making way for hardwoods | ripping up carpet

Marian ParsonsAll Things Home, home improvement, Office, Room Makeovers, Tutorials27 Comments

I’m sharing everything in reverse when it comes to the office makeover, but that’s just how it goes sometimes!  I usually write about what is most “at my fingertips” and sharing progress on the room was a lot more fun than talking about ripping out carpet.  But, it’s an important bit that some of you might want to know more about, so I’m circling back to share the details on removing carpet.

Here is a before picture of the room, so you can appreciate how far it’s come…

…and how it’s looking today…

MISS MUSTARD SEED TV

(Yes, I’ll work on the cord situation, but curtains will help a lot with hiding those!)

Obviously, the first step is to take out the carpet and padding, which is surprisingly easy, although it does take some muscle!  Just pull up a corner and, in most cases, it comes right up.  Jeff did this before I even got into the room to take pictures!

We did end up cutting the rug into strips, so it we could roll it up for easy disposal.  We cut off some small pieces to keep in the garage and the company installing our hardwood floors removed the rest.

The only thing that can be a hangup at this stage, is if the padding is deteriorating or it was glued down.  Both cases mean removing it will take a lot more time, unfortunately!  Ours was just stapled down and it was in good condition, so it pulled right up.

Once the subfloor is exposed, it’s a great time to give it a once-over.  Check for soft spots, signs of moisture damage, pet damage, rot, pests, etc.  In our last house, we removed the carpet in the family room and discovered the early signs of water damage along one of the exterior doors.  It wasn’t bad enough to replace that part of the subfloor, but we let that corner dry out (it was slightly damp) and laid down a moisture barrier to protect it before we installed the new floor.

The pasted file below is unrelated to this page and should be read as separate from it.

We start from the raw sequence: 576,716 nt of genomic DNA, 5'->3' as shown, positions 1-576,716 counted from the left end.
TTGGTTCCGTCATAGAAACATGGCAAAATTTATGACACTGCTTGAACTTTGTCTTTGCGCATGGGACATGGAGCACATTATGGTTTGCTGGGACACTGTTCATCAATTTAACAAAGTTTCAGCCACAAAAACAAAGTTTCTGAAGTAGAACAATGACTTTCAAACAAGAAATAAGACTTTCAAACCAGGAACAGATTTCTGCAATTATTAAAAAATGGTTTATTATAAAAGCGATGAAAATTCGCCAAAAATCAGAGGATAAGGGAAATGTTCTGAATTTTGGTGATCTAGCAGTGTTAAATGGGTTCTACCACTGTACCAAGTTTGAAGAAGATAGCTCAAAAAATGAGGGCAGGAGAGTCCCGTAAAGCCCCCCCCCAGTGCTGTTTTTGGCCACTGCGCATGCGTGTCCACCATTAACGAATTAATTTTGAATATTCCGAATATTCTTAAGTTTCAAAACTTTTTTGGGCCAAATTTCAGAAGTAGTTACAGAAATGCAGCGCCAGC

Do not rush ahead and install new flooring on a rotted subfloor!  I know it’s a pain to deal with, but it’s worth dealing with it before the problem gets worse under your nice, new floors.  Again, in the case of our two rooms in this house, everything was in tip-top shape.

Now, we had to remove the carpet tack strips and staples that held the pad in place.

I know this might be obvious, but wear thick-soled shoes for this!  Both Jeff and I stepped on tacks and staples while working.

Jeff worked on removing the tack strips.  Those come up pretty easily with a pry-bar and a hammer.  Make sure to wear ear protection while doing this.  You wouldn’t think it would be that loud, but when a metal hammer strikes a metal pry-bar in an empty room, it echos and it’s loud!

While Jeff worked on the tack strips, I worked on the staples.  I have a variety of staple-pullers and removers that I use for upholstery, so I tried a few different things.  The one that worked the best, though, was this one…

It was flat enough to get under the staple and, when I rocked the handle, it just popped right out.

I thought it would take a long time to get all of the staples and tack strips out, but we were done in about 15 minutes.

If you are hiring out wood floor installation, as we did, removing the carpet yourself is a small way you can save some money on labor costs.

Swapping the carpet for hardwoods gave both rooms a more refined look and I’m so glad we did it!

making way for hardwoods | ripping up carpet